Lehigh University has suspended the Kappa Sigma fraternity through July 2019 following multiple alcohol-related code of conduct violations at its frat house. The fraternity was written up for three separate incidents this spring. During one of those incidents, more than 40 students received citations for underage drinking.
On February 15, a student with a BAC level of 0.22 walked into another student’s room and vomited on the floor. When he arrived at St. Luke’s hospital, he said he drank beer and grain alcohol at the fraternity house.
The following month, on March 1, Kappa Sigma had new members carry “pledge packs.” When university police arrived, active members of the fraternity lied about the identity of a member. During this instance, police detected an odor of alcohol on an underage brother.
On April 22, more than 40 students received citations for underage drinking, with another student requiring emergency medical assistance, after an off-campus party hosted by Kappa Sigma.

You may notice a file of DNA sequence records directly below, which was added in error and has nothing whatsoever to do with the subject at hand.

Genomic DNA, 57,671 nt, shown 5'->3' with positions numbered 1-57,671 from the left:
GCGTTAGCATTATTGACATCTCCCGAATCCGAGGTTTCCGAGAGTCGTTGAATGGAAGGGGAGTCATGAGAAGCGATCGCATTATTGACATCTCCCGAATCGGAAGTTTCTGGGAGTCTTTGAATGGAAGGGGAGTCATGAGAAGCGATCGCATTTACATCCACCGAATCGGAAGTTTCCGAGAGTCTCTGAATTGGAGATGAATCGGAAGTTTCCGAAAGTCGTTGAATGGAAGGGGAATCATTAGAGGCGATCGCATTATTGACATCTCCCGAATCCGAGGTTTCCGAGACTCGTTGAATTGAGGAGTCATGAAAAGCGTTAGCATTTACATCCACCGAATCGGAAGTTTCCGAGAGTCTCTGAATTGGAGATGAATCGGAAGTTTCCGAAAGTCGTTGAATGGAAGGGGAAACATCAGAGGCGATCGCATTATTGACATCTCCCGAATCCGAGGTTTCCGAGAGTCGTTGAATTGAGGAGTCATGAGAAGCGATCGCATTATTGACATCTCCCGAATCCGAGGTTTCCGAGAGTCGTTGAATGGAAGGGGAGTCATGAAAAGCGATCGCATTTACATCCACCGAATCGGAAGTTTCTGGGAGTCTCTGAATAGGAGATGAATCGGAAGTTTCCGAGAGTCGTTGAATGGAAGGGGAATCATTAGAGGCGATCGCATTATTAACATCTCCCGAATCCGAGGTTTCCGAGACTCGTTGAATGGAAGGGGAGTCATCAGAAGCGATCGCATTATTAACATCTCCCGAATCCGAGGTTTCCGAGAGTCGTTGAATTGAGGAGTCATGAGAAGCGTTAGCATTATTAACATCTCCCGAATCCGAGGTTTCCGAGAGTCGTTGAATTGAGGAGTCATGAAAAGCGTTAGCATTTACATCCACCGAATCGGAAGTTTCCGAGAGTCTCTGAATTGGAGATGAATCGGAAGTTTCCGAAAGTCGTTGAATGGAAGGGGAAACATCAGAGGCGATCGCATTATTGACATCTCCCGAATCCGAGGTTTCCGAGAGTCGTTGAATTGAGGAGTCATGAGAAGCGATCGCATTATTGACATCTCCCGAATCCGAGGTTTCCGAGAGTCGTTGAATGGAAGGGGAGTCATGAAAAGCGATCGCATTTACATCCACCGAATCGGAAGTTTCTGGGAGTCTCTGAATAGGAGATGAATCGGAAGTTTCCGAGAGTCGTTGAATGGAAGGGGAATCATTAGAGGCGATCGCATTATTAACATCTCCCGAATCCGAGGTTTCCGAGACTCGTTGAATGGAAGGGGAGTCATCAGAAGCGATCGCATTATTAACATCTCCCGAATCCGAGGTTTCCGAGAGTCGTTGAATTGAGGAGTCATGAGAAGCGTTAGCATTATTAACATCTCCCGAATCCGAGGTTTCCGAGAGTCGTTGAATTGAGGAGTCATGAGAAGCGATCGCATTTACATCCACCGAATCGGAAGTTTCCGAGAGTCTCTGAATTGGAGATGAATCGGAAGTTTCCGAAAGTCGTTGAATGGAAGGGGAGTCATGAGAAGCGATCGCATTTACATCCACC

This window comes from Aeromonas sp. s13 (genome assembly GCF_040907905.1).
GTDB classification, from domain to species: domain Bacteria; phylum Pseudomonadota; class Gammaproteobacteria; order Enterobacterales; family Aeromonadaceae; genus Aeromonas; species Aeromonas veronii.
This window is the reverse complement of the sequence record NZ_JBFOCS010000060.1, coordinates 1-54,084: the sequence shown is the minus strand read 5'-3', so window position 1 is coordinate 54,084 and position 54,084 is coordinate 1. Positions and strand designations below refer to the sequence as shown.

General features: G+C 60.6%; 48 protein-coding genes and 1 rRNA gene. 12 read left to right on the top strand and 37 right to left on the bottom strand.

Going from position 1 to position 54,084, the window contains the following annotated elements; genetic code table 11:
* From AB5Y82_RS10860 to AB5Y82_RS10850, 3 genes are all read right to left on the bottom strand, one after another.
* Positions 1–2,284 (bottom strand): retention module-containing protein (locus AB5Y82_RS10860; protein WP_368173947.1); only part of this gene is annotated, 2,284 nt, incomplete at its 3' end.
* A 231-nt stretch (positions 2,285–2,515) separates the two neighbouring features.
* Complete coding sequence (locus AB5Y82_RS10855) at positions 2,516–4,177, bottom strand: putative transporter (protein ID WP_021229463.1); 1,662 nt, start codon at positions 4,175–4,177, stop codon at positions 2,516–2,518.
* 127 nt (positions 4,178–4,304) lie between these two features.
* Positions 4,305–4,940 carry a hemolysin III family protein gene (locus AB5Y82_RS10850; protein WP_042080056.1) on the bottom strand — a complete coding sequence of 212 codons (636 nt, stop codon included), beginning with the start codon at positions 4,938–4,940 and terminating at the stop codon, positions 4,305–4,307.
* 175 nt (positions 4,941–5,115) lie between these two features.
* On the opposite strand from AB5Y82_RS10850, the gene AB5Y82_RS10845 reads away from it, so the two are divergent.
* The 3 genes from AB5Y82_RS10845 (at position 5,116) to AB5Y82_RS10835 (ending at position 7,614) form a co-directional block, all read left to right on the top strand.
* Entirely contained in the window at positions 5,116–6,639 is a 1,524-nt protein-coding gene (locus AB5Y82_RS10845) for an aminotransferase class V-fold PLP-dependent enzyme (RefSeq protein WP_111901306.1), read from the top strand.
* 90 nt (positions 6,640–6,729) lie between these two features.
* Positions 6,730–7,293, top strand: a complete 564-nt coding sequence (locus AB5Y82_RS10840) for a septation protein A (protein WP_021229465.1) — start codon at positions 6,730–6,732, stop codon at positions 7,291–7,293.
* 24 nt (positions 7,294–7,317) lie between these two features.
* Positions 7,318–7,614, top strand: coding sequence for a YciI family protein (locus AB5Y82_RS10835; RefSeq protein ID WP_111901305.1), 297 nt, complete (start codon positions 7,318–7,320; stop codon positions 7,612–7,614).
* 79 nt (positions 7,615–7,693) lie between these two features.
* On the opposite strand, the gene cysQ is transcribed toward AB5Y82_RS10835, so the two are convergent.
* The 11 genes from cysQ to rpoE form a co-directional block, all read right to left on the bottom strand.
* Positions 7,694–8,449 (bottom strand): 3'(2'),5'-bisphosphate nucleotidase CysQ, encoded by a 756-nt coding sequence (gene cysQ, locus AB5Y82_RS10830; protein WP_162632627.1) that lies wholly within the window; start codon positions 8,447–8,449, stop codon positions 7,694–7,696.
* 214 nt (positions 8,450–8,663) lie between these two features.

The decision means the fraternity can’t use its frat house, school facilities or equipment. If students continue as an underground group, they could jeopardize or delay the fraternity’s return to campus, according to a blog run by Office of Fraternity and Sorority Affairs. The chapter can appeal the decision, and can seek approval to have its recognition restored at the end of the suspension.
Kappa Sigma’s suspension comes three months after the university issued a campus-wide message warning about excessive student drinking and increased police patrols. The university said four students nearly died after drinking excessively.
Christopher Mulvihill, an interim associate dean at Lehigh, said the dissolution was based on the fraternity’s disciplinary record and actions. The fraternity had been on deferred dissolution for the majority of the previous 18 months
The Lehigh University disciplinary committee said that fraternity members admitted to underage drinking occurred at a party and that there was also hard alcohol present.